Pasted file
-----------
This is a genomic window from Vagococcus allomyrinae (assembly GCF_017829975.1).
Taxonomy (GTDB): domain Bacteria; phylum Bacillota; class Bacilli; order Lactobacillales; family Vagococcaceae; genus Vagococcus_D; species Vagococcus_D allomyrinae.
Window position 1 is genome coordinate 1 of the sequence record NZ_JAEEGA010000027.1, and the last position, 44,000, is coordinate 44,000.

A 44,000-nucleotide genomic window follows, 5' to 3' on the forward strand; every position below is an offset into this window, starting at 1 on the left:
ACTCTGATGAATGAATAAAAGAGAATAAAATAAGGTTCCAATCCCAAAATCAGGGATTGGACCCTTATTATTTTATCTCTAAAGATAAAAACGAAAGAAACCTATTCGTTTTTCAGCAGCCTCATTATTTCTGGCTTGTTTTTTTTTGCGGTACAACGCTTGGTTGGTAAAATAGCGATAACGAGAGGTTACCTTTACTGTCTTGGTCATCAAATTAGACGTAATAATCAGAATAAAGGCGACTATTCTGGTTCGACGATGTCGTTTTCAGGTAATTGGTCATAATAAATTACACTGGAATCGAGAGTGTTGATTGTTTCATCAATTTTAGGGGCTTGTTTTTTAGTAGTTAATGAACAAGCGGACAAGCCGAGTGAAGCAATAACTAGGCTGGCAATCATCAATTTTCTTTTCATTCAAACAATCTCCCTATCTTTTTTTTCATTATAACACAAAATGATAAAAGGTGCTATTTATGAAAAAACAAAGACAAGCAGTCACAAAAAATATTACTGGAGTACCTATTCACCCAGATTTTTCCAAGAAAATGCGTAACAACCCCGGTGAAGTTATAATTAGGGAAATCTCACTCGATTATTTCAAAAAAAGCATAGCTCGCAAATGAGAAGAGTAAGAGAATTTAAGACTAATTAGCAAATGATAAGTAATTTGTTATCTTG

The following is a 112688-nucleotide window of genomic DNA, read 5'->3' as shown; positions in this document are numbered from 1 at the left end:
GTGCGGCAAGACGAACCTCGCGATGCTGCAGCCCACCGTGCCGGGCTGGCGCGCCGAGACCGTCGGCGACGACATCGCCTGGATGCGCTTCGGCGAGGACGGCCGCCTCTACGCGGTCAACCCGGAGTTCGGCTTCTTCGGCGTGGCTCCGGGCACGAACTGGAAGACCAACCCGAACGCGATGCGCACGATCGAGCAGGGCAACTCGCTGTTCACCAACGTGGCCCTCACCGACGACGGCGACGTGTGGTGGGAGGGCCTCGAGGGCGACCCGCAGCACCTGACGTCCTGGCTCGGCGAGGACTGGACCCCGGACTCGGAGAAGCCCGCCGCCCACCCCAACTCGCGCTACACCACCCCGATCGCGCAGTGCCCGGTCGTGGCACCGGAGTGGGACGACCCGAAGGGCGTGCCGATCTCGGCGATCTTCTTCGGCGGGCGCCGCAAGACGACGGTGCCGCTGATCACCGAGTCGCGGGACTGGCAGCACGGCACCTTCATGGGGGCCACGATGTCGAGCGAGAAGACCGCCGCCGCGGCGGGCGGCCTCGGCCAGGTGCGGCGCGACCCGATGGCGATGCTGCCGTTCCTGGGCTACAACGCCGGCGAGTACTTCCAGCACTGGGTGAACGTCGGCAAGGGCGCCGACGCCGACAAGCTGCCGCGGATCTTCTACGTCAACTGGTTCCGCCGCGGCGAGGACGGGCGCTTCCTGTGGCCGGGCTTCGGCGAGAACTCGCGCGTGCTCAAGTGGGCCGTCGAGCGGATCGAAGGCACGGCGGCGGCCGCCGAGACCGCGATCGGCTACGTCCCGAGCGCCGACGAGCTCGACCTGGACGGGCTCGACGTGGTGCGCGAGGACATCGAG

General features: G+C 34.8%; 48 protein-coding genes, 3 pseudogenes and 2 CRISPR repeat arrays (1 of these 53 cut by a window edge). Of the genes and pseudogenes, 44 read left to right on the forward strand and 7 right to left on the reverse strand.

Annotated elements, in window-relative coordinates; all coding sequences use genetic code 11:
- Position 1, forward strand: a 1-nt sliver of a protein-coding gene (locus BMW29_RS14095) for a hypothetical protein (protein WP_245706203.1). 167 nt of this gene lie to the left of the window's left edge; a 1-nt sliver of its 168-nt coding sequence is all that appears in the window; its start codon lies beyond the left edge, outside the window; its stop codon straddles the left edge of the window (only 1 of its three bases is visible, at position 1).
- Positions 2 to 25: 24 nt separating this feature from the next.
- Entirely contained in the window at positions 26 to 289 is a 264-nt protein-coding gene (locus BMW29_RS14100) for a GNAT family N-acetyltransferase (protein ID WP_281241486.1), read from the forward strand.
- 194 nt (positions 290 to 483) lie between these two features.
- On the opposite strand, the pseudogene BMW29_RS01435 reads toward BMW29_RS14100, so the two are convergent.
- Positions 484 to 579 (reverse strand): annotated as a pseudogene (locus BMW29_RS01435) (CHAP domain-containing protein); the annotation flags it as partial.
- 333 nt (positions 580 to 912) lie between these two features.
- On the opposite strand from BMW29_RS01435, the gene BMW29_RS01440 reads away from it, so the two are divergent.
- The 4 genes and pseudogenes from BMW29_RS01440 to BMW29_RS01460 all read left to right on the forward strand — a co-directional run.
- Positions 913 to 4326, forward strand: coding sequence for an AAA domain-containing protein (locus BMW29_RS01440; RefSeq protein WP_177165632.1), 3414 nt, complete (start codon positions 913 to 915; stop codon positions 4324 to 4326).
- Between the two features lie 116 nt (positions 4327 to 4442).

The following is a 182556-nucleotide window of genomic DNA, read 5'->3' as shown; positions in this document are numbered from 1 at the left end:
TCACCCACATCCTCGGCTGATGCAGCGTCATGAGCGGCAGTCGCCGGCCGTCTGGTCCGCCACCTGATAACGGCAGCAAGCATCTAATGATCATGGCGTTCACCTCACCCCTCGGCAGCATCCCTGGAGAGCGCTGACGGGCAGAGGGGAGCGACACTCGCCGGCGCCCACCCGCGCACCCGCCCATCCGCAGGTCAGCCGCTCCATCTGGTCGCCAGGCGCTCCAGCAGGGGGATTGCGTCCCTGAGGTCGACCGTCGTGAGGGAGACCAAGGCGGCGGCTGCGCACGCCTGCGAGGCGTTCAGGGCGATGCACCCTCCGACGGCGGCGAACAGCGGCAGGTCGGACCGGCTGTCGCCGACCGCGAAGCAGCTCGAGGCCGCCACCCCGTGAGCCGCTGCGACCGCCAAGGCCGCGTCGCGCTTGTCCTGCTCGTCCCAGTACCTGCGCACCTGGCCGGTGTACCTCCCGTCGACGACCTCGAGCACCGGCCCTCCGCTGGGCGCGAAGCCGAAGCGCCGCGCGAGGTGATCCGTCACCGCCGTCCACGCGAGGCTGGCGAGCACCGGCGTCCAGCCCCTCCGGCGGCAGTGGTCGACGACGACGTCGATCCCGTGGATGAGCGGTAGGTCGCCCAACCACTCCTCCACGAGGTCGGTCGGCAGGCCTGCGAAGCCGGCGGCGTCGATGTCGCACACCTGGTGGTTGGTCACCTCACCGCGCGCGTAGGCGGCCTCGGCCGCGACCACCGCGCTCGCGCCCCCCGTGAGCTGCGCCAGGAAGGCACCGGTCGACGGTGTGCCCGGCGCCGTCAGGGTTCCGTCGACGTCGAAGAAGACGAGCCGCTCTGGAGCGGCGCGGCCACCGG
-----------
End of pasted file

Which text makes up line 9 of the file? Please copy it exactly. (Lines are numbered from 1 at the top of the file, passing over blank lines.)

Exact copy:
Annotated elements, in window-relative coordinates; all coding sequences use genetic code 11: